References

Boesten, J. and Wilding, P. (2015) Transformative gender justice: setting the agenda, Women’s Studies International Forum, 51: 15, 75-80.

Harman, S. (2019) Seeing Politics: Film, Visual Method, and International Relations, McGill-Queens University Press, Montreal.

Inchley, M. (2105) Theatre as advocacy: asking for It and the audibility of women in Nirbhaya, the Fearless One, Theatre Research International, 40:  3, 272–287.

McIlwaine, C. and Evans, Y. (2018) We Can’t Fight in the Dark: Violence against Women and Girls (VAWG) among Brazilians in London. King’s College London: London.

McIlwaine, C. Granada, L. and Valenzuela-Oblitas, I. (2019) The Right to be Believed: Migrant women facing Violence Against Women and Girls (VAWG) in the ‘hostile immigration environment’ in London, Latin American Women’s Rights Service: London.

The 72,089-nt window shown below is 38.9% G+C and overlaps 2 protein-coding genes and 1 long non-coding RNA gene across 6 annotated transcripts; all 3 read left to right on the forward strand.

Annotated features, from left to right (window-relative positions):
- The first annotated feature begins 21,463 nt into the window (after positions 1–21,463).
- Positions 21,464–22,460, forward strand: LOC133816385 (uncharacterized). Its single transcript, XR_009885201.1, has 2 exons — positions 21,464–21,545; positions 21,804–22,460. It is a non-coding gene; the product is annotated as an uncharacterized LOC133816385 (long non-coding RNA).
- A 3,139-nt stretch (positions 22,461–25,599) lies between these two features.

Pratt G. and Johnston C. (2013) Staging testimony in Nanay, Geographical Review, 103, 288-303.

This blog is based on the following forthcoming chapter:

McIlwaine, C. (accepted) Memories of Violence Against Women and Girls across borders: transformative gender justice through the arts among Brazilian women migrants in London. In J. Boesten and H. Scanlon (eds) Gender and Memorial Arts: From Commemoration to Mobilisation, Wisconsin University Press Critical Human Rights Series: Madison.


[i] The video is available to view here: https://youtu.be/LPDNxtWB9e0 (accessed 1/9/19).

[ii] https://www.imdb.com/title/tt10503906/?ref_=nm_knf_t1 (accessed 1/9/19).

[iii] https://stepupmigrantwomen.org/2018/12/07/npccs-policy-we-need-still-need-an-end-to-data-sharing-practices/ (accessed 1/9/19).

[iv] https://www.parliament.uk/business/committees/committees-a-z/joint-select/draft-domestic-abuse-bill/news/chairs-statement-on-publication/ (accessed 1/9/19).